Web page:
An experimental test that snags lung cancer cells from a blood sample could give doctors real-time feedback on the most effective therapy, researchers reported Wednesday.
Changes in the number of circulating cancer cells correlated with the effectiveness of a patient’s treatment, according to the report in the New England Journal of Medicine. Currently, doctors take an educated guess at what treatment would work best, and then wait two to three months to perform a CT scan to see whether any tumors remain, researchers said. Doctors have many drugs and drug combinations to chose from.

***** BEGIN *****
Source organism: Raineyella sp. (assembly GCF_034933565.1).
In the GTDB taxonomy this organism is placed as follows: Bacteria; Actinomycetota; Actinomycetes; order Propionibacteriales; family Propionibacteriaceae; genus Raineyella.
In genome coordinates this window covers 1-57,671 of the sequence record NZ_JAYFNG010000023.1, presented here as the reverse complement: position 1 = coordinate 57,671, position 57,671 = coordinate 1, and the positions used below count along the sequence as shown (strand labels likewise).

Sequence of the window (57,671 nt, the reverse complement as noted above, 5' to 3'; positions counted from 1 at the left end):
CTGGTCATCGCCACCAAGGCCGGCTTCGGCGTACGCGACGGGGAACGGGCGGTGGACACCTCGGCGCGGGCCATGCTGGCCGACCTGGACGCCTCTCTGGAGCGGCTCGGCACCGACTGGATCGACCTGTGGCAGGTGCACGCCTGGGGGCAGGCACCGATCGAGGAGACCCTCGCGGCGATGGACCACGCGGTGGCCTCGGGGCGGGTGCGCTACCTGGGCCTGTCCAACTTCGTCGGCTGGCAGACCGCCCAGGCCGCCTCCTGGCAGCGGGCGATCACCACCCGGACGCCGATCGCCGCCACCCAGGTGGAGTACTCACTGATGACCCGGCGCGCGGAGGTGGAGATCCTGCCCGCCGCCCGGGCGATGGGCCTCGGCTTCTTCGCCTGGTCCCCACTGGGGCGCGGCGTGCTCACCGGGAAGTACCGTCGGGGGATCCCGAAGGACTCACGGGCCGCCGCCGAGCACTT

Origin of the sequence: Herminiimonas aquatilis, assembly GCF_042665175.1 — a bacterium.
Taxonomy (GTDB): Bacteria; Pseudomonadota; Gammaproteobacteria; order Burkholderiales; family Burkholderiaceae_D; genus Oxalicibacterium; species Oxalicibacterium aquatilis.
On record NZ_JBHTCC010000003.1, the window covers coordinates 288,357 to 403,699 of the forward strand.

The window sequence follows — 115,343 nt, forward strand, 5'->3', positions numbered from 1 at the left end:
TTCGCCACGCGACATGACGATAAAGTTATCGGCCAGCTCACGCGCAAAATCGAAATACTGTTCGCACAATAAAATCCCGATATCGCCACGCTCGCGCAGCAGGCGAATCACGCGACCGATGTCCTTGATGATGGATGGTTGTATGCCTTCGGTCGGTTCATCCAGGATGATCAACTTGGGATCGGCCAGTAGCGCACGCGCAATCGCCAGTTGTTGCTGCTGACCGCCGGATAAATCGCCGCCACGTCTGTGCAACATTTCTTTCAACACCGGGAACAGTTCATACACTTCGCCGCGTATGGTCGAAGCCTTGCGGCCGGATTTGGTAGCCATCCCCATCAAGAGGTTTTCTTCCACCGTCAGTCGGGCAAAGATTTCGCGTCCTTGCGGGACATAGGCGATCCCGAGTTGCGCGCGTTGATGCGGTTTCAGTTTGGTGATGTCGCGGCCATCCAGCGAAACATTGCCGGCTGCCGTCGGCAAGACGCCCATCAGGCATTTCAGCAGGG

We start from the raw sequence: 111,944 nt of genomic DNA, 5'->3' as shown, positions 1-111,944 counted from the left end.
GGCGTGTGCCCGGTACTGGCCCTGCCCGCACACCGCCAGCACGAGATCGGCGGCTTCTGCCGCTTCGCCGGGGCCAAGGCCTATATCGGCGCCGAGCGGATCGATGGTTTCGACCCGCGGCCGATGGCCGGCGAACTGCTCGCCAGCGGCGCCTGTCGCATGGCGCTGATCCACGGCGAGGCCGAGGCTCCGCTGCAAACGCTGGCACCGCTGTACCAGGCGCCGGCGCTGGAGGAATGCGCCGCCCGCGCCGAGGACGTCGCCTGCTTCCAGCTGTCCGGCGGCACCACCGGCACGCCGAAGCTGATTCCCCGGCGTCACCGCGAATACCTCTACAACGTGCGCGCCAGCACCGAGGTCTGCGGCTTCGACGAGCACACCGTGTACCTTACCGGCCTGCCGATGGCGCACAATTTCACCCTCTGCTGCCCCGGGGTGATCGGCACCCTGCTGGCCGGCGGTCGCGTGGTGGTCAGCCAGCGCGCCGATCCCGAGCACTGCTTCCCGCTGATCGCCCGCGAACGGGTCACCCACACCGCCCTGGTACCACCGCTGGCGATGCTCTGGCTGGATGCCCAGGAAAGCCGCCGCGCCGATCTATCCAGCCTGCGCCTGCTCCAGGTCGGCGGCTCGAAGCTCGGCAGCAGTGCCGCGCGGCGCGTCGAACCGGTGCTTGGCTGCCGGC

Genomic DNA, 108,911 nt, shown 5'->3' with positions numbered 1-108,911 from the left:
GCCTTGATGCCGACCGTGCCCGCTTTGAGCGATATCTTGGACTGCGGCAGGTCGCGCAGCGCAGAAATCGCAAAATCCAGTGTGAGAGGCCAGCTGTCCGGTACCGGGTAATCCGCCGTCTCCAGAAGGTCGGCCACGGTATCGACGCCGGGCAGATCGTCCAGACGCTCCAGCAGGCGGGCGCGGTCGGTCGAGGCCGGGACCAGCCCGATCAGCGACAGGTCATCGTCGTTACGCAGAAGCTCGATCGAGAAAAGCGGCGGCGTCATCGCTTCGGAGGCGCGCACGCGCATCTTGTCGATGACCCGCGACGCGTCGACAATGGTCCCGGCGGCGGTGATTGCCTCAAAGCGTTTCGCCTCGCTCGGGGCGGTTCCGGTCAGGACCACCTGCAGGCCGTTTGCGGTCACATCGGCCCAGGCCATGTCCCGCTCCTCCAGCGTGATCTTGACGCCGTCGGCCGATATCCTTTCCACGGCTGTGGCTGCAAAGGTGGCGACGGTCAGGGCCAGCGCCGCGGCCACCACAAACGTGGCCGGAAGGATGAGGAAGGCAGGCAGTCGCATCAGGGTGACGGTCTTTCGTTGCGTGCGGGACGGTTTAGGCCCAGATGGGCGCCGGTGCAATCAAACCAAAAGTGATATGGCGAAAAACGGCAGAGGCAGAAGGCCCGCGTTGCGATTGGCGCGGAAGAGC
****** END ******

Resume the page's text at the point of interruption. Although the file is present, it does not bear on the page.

The faster-acting blood test, licensed to CellPoint Diagnostics Inc. in Mountain View, Calif., is not yet available. More research is needed to determine whether enough cells can be detected to make the test effective and whether it will work for other types of tumors.